A years-long fight between a Loudoun County parent and the Virginia Department of Education over the release of student performance data has come to an end.
A Richmond Circuit Court judge has ruled that VDOE must release Loudoun County Public Schools’ Student Growth Percentile scores by school and by teacher. Brian Davison, a parent of two Loudoun students, has said the scores are a better indicator of students’ year-over-year progress and they would help administrators identify the division’s most effective teachers.
The court also ordered VDOE to pay Davison $35,000 to cover attorney’s fees and other costs.
Davison took the Virginia Department of Education to court in 2014 after his request for Loudoun County Public Schools’ SGP scores by school and teacher was denied. Several groups, including LCPS and the Virginia Education Association, filed petitions to intervene in the case, citing concerns that the information would unfairly target teachers whose students show low progress rates.
In January 2015, Judge Melvin R. Hughes Jr. stated that the scores must be released, but he was initially silent on whether VDOE could conceal teachers’ identities.
But in a final order dated April 12, Hughes said VDOE must release the data and “teacher identifying information” to Davison. He said that VDOE and the Loudoun school system failed to “meet the burden of proof to establish an exemption” under Virginia’s Freedom of Information Act.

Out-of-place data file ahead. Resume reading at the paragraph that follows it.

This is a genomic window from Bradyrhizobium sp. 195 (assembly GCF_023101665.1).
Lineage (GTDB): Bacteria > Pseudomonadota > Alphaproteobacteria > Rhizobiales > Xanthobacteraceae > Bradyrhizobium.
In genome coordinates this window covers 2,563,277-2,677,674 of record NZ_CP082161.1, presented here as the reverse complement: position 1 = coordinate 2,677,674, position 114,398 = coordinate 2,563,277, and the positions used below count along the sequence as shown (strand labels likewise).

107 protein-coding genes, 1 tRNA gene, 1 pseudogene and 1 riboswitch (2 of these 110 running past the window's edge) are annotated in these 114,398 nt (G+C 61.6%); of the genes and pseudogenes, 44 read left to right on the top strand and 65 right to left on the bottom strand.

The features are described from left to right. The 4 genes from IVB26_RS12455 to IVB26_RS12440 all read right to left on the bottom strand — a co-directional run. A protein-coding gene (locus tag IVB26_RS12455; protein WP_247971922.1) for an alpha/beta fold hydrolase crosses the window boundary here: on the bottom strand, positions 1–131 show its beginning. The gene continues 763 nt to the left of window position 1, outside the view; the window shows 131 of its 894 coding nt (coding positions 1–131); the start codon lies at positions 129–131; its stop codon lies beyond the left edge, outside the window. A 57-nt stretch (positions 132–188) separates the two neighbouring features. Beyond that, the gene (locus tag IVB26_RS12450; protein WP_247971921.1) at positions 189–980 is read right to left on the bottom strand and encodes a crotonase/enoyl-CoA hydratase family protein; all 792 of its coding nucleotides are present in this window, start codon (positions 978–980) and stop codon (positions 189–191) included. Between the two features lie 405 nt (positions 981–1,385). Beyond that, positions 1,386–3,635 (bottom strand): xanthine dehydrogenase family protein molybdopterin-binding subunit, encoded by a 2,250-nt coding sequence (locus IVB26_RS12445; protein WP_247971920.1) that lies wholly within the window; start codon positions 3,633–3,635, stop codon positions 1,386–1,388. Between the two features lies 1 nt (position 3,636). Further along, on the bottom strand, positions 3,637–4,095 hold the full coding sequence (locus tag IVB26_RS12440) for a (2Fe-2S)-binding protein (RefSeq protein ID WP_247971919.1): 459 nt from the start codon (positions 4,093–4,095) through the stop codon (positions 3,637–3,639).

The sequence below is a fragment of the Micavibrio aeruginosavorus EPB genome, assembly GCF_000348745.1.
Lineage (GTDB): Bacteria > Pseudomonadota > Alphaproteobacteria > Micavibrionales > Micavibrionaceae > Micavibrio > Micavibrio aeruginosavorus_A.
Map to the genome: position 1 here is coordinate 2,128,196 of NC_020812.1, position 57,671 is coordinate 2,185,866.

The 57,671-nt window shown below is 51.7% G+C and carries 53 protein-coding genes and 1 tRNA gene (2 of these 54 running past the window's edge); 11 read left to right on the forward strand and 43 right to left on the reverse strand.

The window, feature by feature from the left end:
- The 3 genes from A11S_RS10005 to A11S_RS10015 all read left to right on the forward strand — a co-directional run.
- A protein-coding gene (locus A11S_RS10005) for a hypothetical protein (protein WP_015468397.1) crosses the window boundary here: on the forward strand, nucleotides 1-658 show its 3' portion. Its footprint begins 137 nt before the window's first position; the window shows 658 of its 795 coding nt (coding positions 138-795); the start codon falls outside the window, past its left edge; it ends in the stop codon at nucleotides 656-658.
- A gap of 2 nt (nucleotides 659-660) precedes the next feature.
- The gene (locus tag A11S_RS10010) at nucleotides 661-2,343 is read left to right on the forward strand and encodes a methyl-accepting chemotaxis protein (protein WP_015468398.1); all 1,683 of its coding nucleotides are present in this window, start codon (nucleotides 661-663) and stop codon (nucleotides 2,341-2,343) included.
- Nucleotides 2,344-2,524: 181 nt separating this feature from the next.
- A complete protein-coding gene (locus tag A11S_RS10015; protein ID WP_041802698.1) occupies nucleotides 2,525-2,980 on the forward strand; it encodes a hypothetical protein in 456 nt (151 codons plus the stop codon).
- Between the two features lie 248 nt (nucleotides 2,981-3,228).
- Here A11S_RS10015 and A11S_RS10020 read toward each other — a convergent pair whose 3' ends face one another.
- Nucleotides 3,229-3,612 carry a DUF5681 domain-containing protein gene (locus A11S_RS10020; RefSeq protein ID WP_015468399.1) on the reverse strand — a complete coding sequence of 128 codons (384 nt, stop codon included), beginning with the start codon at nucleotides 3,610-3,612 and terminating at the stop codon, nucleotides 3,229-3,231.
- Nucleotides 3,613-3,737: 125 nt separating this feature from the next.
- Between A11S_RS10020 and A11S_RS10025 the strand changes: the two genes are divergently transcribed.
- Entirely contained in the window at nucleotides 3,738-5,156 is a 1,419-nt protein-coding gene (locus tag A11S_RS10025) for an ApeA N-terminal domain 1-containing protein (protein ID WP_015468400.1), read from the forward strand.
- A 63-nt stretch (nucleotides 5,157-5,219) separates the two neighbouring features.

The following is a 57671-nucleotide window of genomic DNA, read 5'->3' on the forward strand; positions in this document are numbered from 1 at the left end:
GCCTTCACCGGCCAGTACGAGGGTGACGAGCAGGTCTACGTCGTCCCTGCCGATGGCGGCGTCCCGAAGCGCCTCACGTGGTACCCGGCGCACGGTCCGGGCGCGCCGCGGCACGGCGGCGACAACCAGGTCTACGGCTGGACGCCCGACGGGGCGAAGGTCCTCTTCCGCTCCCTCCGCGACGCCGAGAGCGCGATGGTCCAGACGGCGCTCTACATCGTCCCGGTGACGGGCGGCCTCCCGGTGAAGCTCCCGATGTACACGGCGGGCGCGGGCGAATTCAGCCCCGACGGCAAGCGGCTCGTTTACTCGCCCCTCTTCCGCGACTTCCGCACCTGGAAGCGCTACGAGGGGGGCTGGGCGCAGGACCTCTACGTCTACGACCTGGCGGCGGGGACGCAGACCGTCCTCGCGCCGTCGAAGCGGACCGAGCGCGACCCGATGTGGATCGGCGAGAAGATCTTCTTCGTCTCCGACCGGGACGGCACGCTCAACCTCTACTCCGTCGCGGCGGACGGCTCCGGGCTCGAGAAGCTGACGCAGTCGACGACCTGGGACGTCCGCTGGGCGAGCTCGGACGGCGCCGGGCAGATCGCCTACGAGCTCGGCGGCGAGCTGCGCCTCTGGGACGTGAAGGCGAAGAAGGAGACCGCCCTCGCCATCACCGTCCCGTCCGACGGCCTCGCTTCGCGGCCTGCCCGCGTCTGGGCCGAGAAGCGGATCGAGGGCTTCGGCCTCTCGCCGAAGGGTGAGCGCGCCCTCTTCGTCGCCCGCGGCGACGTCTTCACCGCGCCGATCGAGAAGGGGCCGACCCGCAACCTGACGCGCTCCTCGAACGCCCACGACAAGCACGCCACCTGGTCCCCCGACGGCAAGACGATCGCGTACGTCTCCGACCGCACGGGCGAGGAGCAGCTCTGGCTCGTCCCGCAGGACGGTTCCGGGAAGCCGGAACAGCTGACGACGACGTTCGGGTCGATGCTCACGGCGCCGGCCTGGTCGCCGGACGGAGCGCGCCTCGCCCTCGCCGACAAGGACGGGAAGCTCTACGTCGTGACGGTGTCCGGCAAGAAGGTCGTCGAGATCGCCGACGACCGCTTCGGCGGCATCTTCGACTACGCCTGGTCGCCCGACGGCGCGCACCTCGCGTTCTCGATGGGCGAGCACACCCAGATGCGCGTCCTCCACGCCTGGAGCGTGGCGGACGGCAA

Wayde Byard, Loudoun school system’s public information officer, declined to comment on the final ruling.
While Standards of Learning scores indicate whether a student has a minimum proficiency in a given subject, the SGP data illustrates the progress a student has made relative to the progress of students with similar achievement based on reading and mathematics SOL exams, according to a VDOE fact sheet.
Davison said he plans to publish the information on his “VirginiaSGP” Facebook page. Students will not be identified, but some of the teachers will. “I may mask the names of the worst performers when posting rankings/lists but other members of the public can analyze the data themselves to discover who those teachers are,” he said.
Loudoun administrators have cautioned against using the SGP information to assess a school’s or a school district’s quality of instruction. It only tracks students’ progress in math and reading in grades 3-8, and does not account for students who take alternative SOL exams, students who are new to Virginia or those who have transferred schools.